What was your role in the exhibit’s development?
I worked directly with National Park Service ranger Michael Doveton, who was the liaison with the exhibit developers. We spent a lot of time on the phone, because he didn’t know anything about my family. It was Michael’s idea for me to record three separate short videos talking about the importance of family history and of the story itself.
Why has it been important to you to delve into your family history?
For me, it’s their place in U.S. history. As a family member, I had access to things I wanted to know more about … we had Reverend Jackson’s hat, we had family letters. So as a family member, as a descendant, as a great-great-granddaughter, I grew up feeling like they were still alive based on the way our family talked about them.
Reverend Jackson is still remembered in my hometown of New Bedford. We didn’t know as much about Jane. As time went by, and as my research continued, I found it really hard to find anything more than whispers of women, especially Black women, in archival records. We had a few precious letters from the 19th century. And we knew her husband was on the road a lot, so she was the one staying home taking care of the kids. We had a sense of her life.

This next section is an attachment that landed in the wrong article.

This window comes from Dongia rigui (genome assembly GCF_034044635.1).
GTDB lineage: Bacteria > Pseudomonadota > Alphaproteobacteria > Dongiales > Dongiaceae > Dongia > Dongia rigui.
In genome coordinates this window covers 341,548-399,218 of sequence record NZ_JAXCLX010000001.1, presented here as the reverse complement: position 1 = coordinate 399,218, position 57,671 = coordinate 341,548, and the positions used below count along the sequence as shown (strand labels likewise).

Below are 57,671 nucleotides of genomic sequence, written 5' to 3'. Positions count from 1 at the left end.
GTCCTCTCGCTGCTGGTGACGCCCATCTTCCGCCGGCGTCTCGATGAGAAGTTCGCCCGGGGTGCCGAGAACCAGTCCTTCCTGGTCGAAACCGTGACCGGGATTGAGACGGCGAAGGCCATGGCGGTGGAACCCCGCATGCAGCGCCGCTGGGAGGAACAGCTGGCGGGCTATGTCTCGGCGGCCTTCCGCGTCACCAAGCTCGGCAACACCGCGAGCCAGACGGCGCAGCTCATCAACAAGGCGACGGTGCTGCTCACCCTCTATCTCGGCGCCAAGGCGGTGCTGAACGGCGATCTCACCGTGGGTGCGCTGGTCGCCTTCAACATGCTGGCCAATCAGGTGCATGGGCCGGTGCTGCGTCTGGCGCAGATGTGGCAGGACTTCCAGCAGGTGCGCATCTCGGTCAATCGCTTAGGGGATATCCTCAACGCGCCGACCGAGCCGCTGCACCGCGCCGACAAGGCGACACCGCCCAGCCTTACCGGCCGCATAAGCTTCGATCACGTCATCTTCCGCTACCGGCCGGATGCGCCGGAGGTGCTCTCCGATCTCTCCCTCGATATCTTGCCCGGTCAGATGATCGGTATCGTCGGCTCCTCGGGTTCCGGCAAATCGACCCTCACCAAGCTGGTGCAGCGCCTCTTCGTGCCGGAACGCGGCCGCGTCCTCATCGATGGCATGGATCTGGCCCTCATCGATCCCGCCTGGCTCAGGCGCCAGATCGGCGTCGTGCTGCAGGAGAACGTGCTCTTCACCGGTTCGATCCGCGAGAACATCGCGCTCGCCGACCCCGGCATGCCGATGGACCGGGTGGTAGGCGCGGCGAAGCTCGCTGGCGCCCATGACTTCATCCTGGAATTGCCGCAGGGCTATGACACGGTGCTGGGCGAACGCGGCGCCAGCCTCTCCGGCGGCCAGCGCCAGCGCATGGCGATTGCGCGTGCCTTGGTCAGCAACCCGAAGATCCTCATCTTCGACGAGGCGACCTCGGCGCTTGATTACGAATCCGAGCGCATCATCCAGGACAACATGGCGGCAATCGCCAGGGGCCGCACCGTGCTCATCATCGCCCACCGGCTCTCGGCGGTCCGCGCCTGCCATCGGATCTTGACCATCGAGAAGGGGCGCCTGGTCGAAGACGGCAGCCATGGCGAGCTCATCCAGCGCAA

As I got older, and as I taught and told their story to my students [as a graduate school professor], I realized this is an American story. This isn’t just our family story. It’s important for others to know what it really took—and the toll that it took on people—to work toward freedom.
But what really got me going was I thought it was important for people to have a bigger picture of what was going on with 19th-century African Americans—in addition to the high-profile speakers like Frederick Douglass or the young Black soldiers of the Civil War. Here was my great-great-grandfather, a middle-aged man living in South Carolina at the time, sticking up for his parishioner … putting his body where his values were. I thought people needed to know that story.